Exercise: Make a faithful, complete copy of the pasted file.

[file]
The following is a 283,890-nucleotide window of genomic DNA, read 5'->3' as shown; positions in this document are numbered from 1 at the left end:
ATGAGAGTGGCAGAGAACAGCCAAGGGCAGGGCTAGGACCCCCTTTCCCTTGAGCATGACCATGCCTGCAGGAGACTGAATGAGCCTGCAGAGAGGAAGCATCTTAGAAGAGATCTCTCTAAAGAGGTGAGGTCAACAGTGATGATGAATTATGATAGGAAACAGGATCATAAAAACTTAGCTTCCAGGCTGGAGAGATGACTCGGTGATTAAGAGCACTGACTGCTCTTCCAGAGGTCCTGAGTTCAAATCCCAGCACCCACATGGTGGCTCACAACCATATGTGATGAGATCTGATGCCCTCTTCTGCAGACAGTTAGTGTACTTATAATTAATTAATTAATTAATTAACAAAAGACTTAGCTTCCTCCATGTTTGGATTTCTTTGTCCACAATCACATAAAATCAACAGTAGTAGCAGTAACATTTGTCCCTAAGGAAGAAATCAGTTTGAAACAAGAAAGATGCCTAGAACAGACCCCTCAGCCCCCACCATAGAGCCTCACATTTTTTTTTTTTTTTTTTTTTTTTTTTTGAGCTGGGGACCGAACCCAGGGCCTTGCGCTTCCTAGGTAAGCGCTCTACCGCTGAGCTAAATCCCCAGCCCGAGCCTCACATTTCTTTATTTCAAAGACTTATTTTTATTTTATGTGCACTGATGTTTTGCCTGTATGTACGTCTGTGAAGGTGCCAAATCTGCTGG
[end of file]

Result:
The following is a 283,890-nucleotide window of genomic DNA, read 5'->3' as shown; positions in this document are numbered from 1 at the left end:
ATGAGAGTGGCAGAGAACAGCCAAGGGCAGGGCTAGGACCCCCTTTCCCTTGAGCATGACCATGCCTGCAGGAGACTGAATGAGCCTGCAGAGAGGAAGCATCTTAGAAGAGATCTCTCTAAAGAGGTGAGGTCAACAGTGATGATGAATTATGATAGGAAACAGGATCATAAAAACTTAGCTTCCAGGCTGGAGAGATGACTCGGTGATTAAGAGCACTGACTGCTCTTCCAGAGGTCCTGAGTTCAAATCCCAGCACCCACATGGTGGCTCACAACCATATGTGATGAGATCTGATGCCCTCTTCTGCAGACAGTTAGTGTACTTATAATTAATTAATTAATTAATTAACAAAAGACTTAGCTTCCTCCATGTTTGGATTTCTTTGTCCACAATCACATAAAATCAACAGTAGTAGCAGTAACATTTGTCCCTAAGGAAGAAATCAGTTTGAAACAAGAAAGATGCCTAGAACAGACCCCTCAGCCCCCACCATAGAGCCTCACATTTTTTTTTTTTTTTTTTTTTTTTTTTTGAGCTGGGGACCGAACCCAGGGCCTTGCGCTTCCTAGGTAAGCGCTCTACCGCTGAGCTAAATCCCCAGCCCGAGCCTCACATTTCTTTATTTCAAAGACTTATTTTTATTTTATGTGCACTGATGTTTTGCCTGTATGTACGTCTGTGAAGGTGCCAAATCTGCTGG